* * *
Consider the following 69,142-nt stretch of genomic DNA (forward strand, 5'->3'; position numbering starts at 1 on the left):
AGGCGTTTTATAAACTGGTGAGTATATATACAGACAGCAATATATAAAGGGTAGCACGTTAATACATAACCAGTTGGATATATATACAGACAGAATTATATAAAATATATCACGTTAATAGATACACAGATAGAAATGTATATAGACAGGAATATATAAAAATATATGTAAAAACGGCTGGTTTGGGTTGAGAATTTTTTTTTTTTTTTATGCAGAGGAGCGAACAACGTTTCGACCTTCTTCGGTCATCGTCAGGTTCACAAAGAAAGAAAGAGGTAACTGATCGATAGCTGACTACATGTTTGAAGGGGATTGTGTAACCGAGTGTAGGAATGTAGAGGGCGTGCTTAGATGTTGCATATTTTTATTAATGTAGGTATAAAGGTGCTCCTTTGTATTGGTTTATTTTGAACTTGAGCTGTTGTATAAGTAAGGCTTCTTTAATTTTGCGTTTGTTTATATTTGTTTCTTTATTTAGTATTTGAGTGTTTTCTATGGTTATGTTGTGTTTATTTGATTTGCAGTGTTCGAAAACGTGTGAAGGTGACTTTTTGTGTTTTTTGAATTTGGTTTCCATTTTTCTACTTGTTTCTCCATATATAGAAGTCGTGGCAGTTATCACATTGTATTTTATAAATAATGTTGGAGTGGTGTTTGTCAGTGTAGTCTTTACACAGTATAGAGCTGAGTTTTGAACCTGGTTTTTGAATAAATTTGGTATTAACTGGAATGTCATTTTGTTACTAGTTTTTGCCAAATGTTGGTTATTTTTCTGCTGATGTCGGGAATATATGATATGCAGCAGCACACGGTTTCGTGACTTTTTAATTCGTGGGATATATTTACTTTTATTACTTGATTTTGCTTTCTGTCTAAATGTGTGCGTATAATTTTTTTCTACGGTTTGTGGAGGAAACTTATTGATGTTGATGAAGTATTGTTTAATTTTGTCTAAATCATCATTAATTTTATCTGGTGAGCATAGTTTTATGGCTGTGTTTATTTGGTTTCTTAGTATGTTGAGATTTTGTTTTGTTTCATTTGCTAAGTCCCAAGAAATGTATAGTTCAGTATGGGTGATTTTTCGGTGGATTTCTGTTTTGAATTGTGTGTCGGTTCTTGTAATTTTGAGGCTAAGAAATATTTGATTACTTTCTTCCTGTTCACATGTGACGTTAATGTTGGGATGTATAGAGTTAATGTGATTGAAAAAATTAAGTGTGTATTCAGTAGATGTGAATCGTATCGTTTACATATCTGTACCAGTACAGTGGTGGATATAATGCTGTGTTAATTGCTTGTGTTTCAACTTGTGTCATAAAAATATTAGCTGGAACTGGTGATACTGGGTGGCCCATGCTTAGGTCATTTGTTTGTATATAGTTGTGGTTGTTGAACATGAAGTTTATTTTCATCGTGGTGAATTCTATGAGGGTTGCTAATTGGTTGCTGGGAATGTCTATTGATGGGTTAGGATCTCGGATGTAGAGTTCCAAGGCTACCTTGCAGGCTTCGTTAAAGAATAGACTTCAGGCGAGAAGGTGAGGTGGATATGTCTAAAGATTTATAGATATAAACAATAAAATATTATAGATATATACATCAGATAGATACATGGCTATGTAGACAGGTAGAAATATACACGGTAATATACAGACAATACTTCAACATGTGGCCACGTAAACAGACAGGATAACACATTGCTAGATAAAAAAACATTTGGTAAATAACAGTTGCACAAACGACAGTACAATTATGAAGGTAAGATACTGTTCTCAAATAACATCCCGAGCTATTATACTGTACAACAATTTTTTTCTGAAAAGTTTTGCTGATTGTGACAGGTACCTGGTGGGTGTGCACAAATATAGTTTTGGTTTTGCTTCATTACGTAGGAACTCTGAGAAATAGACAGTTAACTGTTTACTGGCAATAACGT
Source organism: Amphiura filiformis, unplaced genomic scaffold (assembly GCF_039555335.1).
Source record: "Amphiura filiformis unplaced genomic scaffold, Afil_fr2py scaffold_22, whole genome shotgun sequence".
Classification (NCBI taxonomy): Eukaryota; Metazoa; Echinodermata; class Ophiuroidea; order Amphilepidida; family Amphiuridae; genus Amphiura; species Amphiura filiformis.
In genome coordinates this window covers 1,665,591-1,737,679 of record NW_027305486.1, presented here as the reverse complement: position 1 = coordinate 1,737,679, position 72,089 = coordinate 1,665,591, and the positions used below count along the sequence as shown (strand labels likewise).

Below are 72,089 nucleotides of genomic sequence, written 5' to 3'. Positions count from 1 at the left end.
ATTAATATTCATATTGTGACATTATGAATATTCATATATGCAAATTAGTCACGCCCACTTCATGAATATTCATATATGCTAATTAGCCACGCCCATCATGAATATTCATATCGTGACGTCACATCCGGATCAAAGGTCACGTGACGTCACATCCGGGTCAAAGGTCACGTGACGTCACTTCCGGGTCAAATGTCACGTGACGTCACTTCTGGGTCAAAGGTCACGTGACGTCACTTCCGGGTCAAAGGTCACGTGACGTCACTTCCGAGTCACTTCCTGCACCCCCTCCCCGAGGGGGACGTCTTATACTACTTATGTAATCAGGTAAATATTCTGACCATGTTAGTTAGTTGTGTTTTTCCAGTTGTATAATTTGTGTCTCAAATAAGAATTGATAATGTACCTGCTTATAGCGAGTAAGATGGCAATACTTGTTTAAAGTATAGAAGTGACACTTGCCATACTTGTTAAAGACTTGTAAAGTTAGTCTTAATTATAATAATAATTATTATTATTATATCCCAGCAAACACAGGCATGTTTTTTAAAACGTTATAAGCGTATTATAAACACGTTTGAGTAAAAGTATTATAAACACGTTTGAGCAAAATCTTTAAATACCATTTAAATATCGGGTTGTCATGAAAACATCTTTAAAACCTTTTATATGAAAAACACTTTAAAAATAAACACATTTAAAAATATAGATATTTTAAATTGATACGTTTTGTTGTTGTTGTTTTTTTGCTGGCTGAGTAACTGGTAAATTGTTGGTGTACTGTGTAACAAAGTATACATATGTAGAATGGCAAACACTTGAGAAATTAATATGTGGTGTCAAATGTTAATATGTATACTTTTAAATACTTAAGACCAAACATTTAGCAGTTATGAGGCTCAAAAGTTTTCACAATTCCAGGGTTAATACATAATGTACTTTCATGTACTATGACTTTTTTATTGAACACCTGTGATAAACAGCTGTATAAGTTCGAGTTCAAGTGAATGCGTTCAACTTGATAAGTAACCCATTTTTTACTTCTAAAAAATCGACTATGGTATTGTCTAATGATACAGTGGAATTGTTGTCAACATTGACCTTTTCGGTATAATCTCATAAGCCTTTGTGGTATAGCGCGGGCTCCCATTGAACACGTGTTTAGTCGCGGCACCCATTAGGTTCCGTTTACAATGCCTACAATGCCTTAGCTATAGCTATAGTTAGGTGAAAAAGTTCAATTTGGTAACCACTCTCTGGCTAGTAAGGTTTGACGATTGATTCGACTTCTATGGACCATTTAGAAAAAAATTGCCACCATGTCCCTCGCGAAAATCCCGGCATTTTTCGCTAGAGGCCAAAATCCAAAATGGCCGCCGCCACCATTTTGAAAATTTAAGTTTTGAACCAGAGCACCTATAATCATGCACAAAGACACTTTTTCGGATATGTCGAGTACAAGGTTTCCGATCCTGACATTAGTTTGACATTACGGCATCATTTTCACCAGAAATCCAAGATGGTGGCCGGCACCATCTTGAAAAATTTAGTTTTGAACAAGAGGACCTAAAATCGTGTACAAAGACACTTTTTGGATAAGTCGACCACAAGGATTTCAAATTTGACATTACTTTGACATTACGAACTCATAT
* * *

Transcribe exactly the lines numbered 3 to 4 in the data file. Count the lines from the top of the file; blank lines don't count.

Source organism: Amphiura filiformis, unplaced genomic scaffold (assembly GCF_039555335.1).
Source record: "Amphiura filiformis unplaced genomic scaffold, Afil_fr2py scaffold_22, whole genome shotgun sequence".